The IELTS speaking test is the only face-to-face test. You will take this test with an examiner. There is no option for this test to be taken online.
The test generally lasts for between 11 and 14 minutes and consists of three parts. The three parts of the test are an interview (that lasts 4-5 minutes), a talk (that lasts 3-4 minutes) and a discussion (that lasts 4-5 minutes).
All of these are completed with the examiner. This test is the same for both the ‘Academic’ and the ‘General’ path.
There are four areas in the marking criteria – fluency, grammar, pronunciation and vocabulary – which are each worth 25% of the overall score.
In part 1, the examiner will ask you 12 questions linked to three different topic areas. In part 3, you could be asked up to 5 questions, but this will depend on the length and depth of the answers you provide.
Top Tips for Succeeding in the IELTS Speaking Test
To help you to prepare well and achieve well in the IELTS speaking test, we have developed a list of recommended strategies.
- Don’t say too little! To achieve high marks for fluency in the speaking test, you need to demonstrate to the examiner that you can sustain long periods of speech and provide longer responses.
- Don’t say too much! Even though you need to provide longer answers, don’t fall into the trap of waffling or losing focus. Make sure you say enough, but not too much!
- Practise speaking for at least 1 minute without stopping. For part 2 of the speaking test, you must talk continuously for 1-2 minutes about a topic the examiner gives you. This is not always easy, and so you need to spend lots of time gradually extending the length of time you can sustain speech for. Ideally, aim for 1.5 minutes by the time you take the test.
- Practise talking about lots of different topics. You can’t know which topic the examiner will give you on the test day so be sure to have practised speaking around many different topics. There are often overlaps between topics, so even if the topic you are given isn’t exactly the same as those you practised, you can probably adapt some ideas.
- Use the prompts on the topic card to help to structure your answer. The fluency criteria awards point for structure, so these prompts may help you to secure more marks.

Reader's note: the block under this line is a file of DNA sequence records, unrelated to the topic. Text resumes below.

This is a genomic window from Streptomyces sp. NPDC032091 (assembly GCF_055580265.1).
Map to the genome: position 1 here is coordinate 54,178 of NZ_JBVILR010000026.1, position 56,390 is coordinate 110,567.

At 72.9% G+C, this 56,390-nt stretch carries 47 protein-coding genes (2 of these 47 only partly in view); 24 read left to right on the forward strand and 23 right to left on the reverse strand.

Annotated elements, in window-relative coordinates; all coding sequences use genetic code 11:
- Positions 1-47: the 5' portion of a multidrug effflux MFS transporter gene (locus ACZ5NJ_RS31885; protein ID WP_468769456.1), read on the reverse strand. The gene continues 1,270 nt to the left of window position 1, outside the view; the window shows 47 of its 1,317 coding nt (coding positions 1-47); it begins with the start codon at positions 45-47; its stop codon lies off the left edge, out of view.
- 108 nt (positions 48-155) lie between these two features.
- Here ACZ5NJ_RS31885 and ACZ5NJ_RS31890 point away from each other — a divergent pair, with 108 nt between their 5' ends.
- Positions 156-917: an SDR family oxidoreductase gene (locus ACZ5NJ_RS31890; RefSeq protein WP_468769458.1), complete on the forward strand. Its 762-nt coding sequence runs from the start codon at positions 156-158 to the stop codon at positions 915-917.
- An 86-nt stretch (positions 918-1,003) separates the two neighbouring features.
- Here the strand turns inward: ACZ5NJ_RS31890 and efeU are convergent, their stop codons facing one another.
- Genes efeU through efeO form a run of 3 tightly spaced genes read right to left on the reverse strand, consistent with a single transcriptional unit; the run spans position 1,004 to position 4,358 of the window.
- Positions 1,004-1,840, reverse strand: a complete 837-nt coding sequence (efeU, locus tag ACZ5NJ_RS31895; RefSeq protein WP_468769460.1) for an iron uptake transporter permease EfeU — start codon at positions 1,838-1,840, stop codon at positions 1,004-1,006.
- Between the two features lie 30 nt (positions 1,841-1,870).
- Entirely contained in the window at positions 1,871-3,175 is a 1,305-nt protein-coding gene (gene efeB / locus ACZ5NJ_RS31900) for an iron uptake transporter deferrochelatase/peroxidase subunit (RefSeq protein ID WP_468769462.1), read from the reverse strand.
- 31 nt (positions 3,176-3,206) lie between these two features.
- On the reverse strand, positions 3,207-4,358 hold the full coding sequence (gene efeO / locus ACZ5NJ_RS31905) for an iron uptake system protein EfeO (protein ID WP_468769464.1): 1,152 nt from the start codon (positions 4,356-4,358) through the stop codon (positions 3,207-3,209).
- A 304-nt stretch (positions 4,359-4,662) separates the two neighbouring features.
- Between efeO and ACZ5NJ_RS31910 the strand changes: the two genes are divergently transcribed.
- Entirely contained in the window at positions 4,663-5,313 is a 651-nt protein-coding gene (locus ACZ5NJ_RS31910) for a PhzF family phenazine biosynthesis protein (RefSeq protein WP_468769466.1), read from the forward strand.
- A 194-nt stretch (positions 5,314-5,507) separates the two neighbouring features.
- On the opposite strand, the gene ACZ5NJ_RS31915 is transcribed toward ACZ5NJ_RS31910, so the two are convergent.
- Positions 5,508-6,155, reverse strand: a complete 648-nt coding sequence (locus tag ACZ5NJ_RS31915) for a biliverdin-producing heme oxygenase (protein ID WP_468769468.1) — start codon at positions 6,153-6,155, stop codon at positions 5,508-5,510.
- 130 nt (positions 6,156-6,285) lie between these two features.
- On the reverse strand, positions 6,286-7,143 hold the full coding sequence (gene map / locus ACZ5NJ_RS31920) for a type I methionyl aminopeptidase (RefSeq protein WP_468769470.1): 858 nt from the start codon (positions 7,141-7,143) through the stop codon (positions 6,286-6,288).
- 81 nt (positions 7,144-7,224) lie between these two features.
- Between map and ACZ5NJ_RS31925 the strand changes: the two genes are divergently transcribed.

- Give more to get less. In part 3, the examiner is looking for depth in the answers you provide. If you answer the examiner’s questions with short responses, the examiner will need to ask you more questions, and you are likely going to be awarded a lower grade. Instead, try to give more detailed, in-depth responses. You can also use examples to ‘pad out’ your answers.
- Take some thinking time. Once you have been asked a question, instead of jumping into the answer straight away, take a breath and think about what you want to say to answer the question, then start responding. Taking a short time to think will help you to be more focused in your response.
- If you’re not sure, ask. In part 1, the examiner can repeat the question to you if you misheard or forgot what was asked. In part 3, the examiner can explain the question to you if you are unsure of what they mean. This won’t affect your score, so it is much better to ask the examiner to repeat or explain, instead of risking answering the wrong question or panicking with your response.
- Don’t think you have to have all the answers. In part 3, you may be asked a question for which you have no understanding or response to give. In that case, make a detailed answer out of it – explain why you don’t have any thoughts/opinions about that topic. For instance, if you were asked a question linked to ‘green energy’ but didn’t know anything about it, you could explain “I haven’t had any experience of green energy, so I am not sure how to answer that question. In my country, we mostly use non-renewable energy sources such as coal.” You’ve still answered the question really well!
- Make sure the examiner understands you. It is fine to have an accent, as long as that accent is not so strong that the examiner cannot understand you. As you prepare for the speaking test, be sure to work on your clear pronunciation of words.
- It’s not really a conversation. As much as part 3 is a discussion, it is actually very one-sided. The examiner only wants to hear your thoughts and knowledge about the subject, so there is no need to ask the examiner what he/she thinks or feels.
- If you make a mistake, carry on. As mentioned above, fluency is essential in the speaking test. If you keep stopping to correct yourself, this will have a significant impact on your fluency so try to keep going if you can.
- Relax! This test often causes more anxiety as it is a face-to-face test. Try to think of it like any other test and remain calm. Wear comfortable clothes to help you relax and try to act as naturally as possible.